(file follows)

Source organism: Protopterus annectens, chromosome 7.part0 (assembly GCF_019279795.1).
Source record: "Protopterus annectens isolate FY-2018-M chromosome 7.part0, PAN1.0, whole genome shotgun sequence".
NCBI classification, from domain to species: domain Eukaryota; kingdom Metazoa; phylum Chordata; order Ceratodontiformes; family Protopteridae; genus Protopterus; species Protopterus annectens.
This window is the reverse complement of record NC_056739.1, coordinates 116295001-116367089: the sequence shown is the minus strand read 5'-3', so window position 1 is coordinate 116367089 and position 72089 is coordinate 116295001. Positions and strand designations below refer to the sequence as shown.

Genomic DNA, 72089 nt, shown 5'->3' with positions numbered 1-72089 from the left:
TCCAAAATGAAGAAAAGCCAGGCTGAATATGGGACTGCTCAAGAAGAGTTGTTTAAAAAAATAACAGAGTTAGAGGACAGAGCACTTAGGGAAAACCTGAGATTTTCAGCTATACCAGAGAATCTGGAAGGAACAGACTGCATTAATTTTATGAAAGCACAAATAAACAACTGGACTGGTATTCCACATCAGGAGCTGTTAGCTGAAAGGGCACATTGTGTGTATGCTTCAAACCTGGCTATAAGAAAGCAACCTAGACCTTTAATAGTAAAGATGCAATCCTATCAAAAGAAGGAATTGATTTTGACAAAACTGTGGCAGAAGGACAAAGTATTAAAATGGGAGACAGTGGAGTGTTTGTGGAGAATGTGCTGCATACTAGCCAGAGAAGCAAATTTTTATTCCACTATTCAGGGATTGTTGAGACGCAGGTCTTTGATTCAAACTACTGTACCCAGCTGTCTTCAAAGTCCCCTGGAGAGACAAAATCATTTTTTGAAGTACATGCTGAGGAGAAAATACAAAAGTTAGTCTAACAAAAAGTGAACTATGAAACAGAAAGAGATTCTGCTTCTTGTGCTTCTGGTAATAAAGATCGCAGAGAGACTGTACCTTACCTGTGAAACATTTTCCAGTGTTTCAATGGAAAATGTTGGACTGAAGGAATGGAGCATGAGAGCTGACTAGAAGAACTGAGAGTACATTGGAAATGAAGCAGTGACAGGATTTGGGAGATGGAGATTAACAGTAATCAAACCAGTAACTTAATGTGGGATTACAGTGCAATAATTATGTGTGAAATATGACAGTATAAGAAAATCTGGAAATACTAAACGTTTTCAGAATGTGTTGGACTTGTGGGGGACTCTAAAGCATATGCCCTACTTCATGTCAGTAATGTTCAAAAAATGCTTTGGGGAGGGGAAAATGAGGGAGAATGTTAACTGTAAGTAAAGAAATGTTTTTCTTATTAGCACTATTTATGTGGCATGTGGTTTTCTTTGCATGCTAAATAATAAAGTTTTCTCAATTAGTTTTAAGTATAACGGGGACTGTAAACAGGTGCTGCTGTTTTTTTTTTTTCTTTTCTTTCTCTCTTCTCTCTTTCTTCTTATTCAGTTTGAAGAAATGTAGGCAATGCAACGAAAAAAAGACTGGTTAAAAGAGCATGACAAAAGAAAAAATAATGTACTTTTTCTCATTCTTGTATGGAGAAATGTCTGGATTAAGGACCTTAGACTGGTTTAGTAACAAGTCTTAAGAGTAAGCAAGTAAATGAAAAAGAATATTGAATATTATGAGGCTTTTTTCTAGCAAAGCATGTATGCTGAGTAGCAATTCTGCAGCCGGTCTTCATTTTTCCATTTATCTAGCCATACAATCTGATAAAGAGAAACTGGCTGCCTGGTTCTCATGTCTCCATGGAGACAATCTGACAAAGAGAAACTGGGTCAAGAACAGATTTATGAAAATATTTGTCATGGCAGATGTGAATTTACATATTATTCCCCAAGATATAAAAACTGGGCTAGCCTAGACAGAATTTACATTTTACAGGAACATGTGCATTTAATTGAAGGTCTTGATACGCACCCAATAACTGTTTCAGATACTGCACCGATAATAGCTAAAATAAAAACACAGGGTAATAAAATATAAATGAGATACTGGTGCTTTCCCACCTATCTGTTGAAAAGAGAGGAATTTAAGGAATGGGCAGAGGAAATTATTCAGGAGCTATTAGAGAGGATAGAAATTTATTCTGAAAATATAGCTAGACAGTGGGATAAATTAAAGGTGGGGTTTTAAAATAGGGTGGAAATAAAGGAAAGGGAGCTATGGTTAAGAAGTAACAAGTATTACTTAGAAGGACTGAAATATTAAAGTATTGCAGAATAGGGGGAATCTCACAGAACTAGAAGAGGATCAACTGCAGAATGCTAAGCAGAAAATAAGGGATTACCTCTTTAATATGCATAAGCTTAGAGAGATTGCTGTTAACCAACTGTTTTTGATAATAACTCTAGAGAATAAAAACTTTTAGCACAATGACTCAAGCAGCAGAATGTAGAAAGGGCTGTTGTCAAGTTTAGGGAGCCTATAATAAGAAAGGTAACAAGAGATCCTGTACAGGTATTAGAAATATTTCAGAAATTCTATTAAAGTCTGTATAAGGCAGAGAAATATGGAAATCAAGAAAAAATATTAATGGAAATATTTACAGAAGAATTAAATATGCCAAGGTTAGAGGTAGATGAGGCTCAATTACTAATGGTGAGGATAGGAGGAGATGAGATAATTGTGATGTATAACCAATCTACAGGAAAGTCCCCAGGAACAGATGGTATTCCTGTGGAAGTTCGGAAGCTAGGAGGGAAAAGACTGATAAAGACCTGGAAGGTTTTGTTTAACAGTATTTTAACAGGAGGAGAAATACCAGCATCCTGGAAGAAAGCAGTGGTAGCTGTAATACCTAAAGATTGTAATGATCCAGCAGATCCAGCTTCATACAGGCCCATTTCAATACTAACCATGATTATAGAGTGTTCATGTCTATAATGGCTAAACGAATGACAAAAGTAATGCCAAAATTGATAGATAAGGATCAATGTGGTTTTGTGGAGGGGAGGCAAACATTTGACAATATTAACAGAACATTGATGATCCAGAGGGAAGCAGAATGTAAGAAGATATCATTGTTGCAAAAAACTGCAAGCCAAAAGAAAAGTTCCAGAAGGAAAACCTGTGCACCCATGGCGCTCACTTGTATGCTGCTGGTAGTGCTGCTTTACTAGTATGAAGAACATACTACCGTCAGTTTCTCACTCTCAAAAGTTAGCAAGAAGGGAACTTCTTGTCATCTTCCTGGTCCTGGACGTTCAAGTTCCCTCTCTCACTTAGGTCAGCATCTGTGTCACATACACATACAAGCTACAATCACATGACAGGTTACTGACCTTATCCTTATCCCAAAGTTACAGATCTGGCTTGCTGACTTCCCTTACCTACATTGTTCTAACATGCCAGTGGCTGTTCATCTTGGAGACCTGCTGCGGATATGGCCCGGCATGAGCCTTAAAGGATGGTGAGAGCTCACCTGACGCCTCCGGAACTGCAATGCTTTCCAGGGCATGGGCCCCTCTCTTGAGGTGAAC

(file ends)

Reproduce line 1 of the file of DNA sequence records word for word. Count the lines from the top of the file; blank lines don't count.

Source organism: Protopterus annectens, chromosome 7.part0 (assembly GCF_019279795.1).